• Add new content (delete old employees, change prices, add Pinterest icon to your social media bar, etc.)
  • Figure out/fix weirdo issues that tend to crop up over time (weird spacing around your images, archive links not working, etc.)
  • Update software of your website (if Wordpress do this quarterly, if you have Joomla do so around the software update schedule)
  • Update plugins/extra installed programs so they continue to function

You may not care about how your website performs but consider these scenarios which all actually happened to people I know:

  • Someone hacks into the server because your website software is out of date and that infects 100 other websites that share the same server.
  • A potential customer emails the contact form on your site for a price quote for a huge job and you never get receive it because you didn’t realize the form wasn’t working.
  • An employee who died over a year ago is still on your site, making some site visitors uncomfortable when they visit.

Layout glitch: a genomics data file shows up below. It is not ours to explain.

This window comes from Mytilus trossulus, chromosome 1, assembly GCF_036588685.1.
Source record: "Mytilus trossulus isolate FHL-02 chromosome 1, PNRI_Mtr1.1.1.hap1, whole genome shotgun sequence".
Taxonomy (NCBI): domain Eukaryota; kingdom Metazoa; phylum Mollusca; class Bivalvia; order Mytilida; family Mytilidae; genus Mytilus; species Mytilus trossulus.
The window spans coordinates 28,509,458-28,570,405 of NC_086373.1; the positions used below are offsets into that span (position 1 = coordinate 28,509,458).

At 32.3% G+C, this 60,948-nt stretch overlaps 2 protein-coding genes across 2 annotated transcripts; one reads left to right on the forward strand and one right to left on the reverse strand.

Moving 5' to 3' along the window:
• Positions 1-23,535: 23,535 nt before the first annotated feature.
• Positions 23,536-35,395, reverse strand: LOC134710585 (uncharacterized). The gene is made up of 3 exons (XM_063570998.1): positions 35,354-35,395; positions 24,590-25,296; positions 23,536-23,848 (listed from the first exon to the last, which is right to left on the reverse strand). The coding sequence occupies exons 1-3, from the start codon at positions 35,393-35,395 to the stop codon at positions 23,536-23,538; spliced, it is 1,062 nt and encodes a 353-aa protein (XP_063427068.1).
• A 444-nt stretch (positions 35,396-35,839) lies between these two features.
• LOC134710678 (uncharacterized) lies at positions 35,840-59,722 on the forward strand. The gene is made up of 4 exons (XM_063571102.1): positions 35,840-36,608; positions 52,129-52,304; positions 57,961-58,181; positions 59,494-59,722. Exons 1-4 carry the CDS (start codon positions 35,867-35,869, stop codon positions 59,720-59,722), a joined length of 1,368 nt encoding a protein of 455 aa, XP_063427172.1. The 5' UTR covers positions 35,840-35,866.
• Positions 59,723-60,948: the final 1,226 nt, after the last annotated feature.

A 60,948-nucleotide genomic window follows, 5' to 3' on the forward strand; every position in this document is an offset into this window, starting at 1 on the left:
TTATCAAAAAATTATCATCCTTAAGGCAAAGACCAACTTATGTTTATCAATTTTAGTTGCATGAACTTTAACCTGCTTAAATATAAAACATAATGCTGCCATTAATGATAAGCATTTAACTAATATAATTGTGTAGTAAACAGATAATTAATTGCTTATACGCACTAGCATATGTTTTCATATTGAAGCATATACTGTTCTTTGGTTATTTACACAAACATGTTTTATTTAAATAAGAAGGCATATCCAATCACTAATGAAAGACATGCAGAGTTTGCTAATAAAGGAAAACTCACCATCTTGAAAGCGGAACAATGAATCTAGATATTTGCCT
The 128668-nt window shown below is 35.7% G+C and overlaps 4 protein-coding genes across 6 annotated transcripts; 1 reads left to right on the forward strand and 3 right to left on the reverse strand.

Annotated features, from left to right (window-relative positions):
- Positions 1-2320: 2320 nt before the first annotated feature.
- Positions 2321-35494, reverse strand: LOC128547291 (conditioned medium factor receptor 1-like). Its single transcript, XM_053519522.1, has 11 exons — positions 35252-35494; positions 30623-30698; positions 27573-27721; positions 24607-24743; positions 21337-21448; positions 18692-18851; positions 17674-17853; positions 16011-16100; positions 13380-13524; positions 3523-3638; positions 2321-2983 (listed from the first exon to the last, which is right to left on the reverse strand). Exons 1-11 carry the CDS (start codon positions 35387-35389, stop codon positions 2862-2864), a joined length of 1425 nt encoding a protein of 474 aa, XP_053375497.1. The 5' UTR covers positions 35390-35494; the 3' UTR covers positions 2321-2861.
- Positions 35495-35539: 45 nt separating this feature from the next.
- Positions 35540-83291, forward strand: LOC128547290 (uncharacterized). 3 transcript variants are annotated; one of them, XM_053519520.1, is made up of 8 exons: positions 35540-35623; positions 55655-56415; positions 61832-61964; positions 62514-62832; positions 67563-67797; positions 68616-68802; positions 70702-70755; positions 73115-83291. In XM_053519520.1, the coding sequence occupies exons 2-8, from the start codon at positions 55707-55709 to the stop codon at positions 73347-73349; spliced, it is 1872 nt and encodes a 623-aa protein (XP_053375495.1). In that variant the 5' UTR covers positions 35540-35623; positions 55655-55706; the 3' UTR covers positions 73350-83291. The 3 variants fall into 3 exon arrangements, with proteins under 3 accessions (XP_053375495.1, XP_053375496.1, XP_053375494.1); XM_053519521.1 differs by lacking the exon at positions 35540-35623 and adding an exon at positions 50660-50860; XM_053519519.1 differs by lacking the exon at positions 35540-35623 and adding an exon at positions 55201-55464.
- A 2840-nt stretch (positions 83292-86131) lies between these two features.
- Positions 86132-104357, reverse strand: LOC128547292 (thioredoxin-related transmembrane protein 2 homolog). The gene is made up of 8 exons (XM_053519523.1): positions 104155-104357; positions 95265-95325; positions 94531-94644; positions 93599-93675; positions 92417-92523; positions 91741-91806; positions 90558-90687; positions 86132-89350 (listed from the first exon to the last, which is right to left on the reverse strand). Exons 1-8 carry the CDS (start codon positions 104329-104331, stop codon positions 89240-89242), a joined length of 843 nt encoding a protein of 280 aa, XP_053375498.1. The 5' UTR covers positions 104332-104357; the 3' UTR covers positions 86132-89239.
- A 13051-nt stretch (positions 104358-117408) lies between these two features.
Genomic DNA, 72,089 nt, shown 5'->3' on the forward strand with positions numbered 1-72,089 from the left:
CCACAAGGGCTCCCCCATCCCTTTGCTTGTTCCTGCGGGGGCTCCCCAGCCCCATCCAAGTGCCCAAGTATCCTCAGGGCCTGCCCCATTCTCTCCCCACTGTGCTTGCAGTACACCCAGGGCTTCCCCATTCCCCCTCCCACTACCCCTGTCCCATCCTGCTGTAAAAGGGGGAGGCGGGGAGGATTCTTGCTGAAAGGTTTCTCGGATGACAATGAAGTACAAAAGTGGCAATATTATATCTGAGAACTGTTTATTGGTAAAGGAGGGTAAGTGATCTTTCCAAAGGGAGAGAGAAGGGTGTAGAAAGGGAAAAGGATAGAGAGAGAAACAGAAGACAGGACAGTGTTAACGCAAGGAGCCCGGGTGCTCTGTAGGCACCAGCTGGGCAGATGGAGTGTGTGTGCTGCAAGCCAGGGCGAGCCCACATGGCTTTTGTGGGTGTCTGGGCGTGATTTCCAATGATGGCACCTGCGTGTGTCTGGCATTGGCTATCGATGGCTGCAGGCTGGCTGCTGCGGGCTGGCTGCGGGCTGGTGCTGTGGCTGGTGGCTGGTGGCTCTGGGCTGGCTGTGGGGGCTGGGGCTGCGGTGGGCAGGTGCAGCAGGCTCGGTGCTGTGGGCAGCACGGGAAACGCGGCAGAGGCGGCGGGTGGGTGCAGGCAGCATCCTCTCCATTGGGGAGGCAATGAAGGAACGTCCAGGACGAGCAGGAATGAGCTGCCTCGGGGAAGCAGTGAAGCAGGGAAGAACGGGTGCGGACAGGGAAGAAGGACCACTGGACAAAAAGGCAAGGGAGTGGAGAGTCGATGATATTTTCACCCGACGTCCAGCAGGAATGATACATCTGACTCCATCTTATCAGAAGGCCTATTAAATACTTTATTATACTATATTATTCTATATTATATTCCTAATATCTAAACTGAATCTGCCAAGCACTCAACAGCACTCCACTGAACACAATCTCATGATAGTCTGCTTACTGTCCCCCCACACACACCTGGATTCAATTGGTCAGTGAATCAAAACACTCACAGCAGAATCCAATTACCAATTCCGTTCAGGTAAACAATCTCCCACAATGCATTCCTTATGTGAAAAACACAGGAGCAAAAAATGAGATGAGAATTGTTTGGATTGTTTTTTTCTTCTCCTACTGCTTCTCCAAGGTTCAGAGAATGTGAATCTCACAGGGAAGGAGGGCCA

In other words, your lack of maintenance could not only make you lose money but could effect your customers and even people you don’t even know in a negative way.

So make sure your website is up to date on a monthly basis, whether you log in yourself and do it or pay someone like us to do it.  By fixing issues when they are small, it prevents them from becoming larger. In websites and in life, an ounce of prevention is worth a pound of cure.

Nicole runs Breaking Even Communications, an internet marketing company in Bar Harbor Maine. When she’s not online, she enjoys walking her short dog, cooking with bacon, and trying to be outdoorsy in Acadia National Park.